Behind the Luxury Brand Sponsors of the 2015 U.S. Open


120 years ago, a group of ten highly talented British men gathered at Newport, Rhode Island’s verdant Country Club to play a 36-hole game of golf. This was the first U.S. Open, and it would become one of the most popular golf championships in both the United States and Europe.

As with any sporting event, The U.S. Open works closely with brand partners to support the sport, forge strong relationships and raise brand awareness. Over the years, the event has become synonymous with luxury and wealth, and the corporate sponsors reflect that.

To celebrate the beginning of the 2015 U.S. Open, we’ve put together a list of the tournament’s top luxury brand partners.



As the official vehicle of the U.S. open, Lexus provides courtesy vehicles to players and USGA members throughout the tournament. With a marketing presence in over 70 countries worldwide and a brand valuation of $8 billion, Toyota’s sister brand is one of the fastest growing luxury car brands on the market.

Unlike other luxury car brands, who have earned their prestige and reputation over many years of existence, Lexus wasn’t born until 1989. If you’re wondering where the name Lexus came from, it actually originated as Alexis and was later changed to Lexis before being adapted to Lexus. The logo’s custom typeface was developed to evoke a futuristic look.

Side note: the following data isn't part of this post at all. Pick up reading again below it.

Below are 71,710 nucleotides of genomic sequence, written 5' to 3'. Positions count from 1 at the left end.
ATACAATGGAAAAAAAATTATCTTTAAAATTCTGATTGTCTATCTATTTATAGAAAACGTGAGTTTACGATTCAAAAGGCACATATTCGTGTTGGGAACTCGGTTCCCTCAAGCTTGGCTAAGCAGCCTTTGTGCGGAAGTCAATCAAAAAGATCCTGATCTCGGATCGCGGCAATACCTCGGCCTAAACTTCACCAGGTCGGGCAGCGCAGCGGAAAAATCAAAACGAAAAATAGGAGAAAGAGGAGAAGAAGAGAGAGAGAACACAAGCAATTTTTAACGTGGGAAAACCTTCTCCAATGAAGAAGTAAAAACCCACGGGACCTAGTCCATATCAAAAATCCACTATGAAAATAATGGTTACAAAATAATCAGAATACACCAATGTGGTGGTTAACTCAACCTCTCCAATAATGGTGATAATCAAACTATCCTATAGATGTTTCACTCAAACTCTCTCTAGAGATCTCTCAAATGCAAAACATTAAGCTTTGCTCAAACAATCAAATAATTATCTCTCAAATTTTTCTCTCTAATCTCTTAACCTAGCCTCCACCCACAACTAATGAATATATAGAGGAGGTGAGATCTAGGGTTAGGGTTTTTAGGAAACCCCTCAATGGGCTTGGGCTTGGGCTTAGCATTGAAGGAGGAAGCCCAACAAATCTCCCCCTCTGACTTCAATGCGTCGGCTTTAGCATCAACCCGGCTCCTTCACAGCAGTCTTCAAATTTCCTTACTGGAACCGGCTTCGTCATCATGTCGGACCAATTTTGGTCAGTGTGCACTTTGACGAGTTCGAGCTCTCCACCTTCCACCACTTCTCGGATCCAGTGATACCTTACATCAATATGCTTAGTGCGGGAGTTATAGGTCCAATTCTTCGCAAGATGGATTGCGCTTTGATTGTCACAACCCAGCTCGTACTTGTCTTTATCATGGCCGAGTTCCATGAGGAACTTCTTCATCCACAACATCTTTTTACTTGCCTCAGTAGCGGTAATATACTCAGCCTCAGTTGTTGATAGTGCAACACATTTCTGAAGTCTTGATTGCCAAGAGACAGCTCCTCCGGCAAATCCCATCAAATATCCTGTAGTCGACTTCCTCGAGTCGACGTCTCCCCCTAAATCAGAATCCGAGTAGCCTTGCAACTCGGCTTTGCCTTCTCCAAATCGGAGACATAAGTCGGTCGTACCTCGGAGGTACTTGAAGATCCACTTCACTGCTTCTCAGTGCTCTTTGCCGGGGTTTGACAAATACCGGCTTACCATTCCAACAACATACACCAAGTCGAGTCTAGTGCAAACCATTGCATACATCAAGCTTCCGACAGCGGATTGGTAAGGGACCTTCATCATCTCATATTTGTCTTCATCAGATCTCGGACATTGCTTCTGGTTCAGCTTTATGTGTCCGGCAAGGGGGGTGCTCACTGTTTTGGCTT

American Express


Last year, American Express sponsored a successful brand experience at the U.S. open, an event that included a golf swing analysis and an interactive photo booth. The credit card company is a symbol for wealth and capital, but it actually began as an express mail delivery service in 1850.

While American Express claims that its iconic soldier head is in fact a gladiator, many people claim that its ornate headgear places it in the category of a centurion soldier. Either way, the company’s blue logo is easily distinguishable.



In partnership with IBM, the USGA was able to launch an iPad app to provide fans with detailed coverage of the U.S. Open. In comparison to other technology companies, IBM holds the most patents and has a history dating back to the 1880s.

The IBM logo was created by the celebrated designer Paul Rand, replacing a former logo that included the lengthy words “International Business Machine” wrapped around a globe. The newer logo’s horizontal stripes are meant to represent “speed and dynamism.”



This classical luxury company began in 1905 and continues to reign as the largest single luxury watch brand in the world. The company is known for the invention of the world’s first waterproof watch in 1926. Rolex also assembles each watch by hand and their products experience a lengthy set of durability and quality tests.

The wristwatch company has a strong relationship with the sport of golf, and pro players like Phil Mickleson and Tiger Woods have been featured in Rolex ads. While their logo clearly resembles a crown and stands as a symbol of royalty, it is also supposed to represent the victory and prestige of finally owning a Rolex.

If you’re a golf fan, be sure to check out this week’s championship on Fox Sports, and look out for sightings from these four luxury brands — they won’t be hard to miss.

Michelle Polizzi is the Content Coordinator at Brandfolder, a user-friendly tool for brand asset management. When she’s not busy creating content, you can find her bicycling around Denver or catching a live concert. She’d love to connect with you on LinkedIn.

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